Heart attack saves man from rocket attack

Meir Dimri was with his wife in the hospital when rocket struck his home, shattered windows and killed his dog, Ze'ev.

MEIR DIMRI 311 (photo credit: Marc Israel Sellem)
(photo credit: Marc Israel Sellem)
The heart attack Meir Dimri suffered on Tuesday saved his life on Saturday night when a rocket hit the garage near his small Beersheba home.
The projectile lodged in the pavement between his home and a neighbor’s.
Aharonovitch: Rocket attacks on South will continue
Iron Dome intercepts more than 15 rockets this weekend
It destroyed a small makeshift garage, shattered the windows in both houses, left pock marks on the walls and killed his dog Ze’ev.
But it did not harm Dimri or his wife who that night was with him in the hospital, where he was recovering from his heart attack.
On Sunday, Dimri, 56, sat on the sofa in his living room, and spoke with The Jerusalem Post about his new lease on life.
The gray-haired man wore a white knitted skullcap, a vanilla button-down shirt, trousers and Crocs.
“It was a miracle,” he said in a soft voice. He added that he struggled to say those words knowing that others in the city, and even on his street, were less lucky than his family.
“A man was killed in Beersheba.
And the son of a neighbor lost his leg,” Dimri said.
The father of five said that only two of his children still live at home, and both were also out that night.
The youngest, Kobi, 18, left the house to get a pizza 10 minutes before the missile struck.
It was neighbors who told the family that their home had been damaged, Dimri said.
First they called his children and one of his brothers, then he and his wife began getting calls at the hospital, he said.
He wiped away tears as he talked about the attack and of the loss of his dog, who he said was so smart that he almost seemed to understand people when they spoke.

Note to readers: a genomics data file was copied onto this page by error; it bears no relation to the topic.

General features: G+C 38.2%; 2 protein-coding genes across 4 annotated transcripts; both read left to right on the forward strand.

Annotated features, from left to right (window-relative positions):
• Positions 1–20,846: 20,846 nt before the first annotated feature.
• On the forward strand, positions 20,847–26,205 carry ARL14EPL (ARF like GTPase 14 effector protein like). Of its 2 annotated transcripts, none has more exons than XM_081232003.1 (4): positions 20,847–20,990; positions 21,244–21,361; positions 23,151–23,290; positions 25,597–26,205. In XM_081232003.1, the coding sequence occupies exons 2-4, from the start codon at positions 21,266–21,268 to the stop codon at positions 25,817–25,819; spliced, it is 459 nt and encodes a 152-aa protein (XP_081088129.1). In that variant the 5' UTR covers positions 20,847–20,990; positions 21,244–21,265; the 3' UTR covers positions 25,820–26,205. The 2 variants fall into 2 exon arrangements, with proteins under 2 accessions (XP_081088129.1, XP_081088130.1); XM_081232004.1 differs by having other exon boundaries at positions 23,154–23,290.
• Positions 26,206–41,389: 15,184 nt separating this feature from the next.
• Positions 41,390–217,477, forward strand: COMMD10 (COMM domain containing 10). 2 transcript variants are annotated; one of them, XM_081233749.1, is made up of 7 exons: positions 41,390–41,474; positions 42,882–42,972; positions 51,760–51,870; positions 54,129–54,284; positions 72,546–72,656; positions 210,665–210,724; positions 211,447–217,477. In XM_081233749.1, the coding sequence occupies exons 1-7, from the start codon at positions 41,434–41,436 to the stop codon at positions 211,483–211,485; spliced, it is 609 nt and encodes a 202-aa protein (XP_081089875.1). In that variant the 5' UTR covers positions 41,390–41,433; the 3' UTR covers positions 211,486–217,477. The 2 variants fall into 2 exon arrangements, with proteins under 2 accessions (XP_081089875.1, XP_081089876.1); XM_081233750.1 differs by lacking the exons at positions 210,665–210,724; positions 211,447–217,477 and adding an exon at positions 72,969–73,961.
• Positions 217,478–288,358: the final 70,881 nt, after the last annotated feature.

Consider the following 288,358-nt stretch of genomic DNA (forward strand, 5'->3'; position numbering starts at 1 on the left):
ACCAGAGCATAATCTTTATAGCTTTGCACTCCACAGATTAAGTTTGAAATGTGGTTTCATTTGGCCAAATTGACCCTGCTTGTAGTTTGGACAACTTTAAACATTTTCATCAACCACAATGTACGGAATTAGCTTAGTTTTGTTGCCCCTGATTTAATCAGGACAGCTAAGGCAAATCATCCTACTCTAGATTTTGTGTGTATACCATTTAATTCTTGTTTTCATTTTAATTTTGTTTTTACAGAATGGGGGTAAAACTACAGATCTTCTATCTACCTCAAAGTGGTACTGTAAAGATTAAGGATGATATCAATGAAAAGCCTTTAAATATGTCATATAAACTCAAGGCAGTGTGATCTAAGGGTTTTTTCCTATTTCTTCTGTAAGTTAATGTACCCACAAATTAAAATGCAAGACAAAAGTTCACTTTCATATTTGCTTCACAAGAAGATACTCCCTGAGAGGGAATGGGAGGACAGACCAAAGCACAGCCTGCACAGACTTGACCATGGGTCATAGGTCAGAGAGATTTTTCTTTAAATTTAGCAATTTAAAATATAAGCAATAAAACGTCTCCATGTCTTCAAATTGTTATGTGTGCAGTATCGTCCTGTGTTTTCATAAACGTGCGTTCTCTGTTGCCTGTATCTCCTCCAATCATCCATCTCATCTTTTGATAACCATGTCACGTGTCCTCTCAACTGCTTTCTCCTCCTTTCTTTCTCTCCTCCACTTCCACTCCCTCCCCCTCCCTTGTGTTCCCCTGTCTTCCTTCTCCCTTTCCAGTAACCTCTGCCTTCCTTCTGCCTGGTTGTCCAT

“I would say the word ‘food’ and he would bring me his dog dish in his mouth,” Dimri said.
And on Friday night he would gather with the family as they said the blessing over wine, and would only leave the room once the bread had been blessed and he had received a piece of halla, Dimri recalled.
The damage to their home was so severe, that until it is repaired the family will have to stay at a hotel or with relatives, he said.
But once the damage is repaired, Dimri intends to return to his home and to the city where he grew up.
Although it is impossible to live in Beersheba without being afraid of the missiles from Gaza, there is no choice but to continue, he said.
“Where else would I go?” Dimri asked.
His story was not the only close call of the last two days in Beersheba.
On Sunday morning, a missile hit the roof of a highschool gym. It shattered windows, took off a small piece of siding and slammed through a concrete roof into a bathroom.
It left a gapping hole in the bathroom roof and in the floor below.
In the gym, rows of plastic seats were covered with dust and heavy with shards of glass.
“Fortunately, there were no injuries,” Deputy Mayor Heftziba Zohar said.
In advance of the opening of the school year on September 1, around 200 of the school’s 700 students should have been milling around the structure.
No one was there, Zohar said, because the city had canceled educational activities in light of the missile attacks that Gazans have been firing at the South since Thursday.
Click for full Jpost coverageClick for full Jpost coverage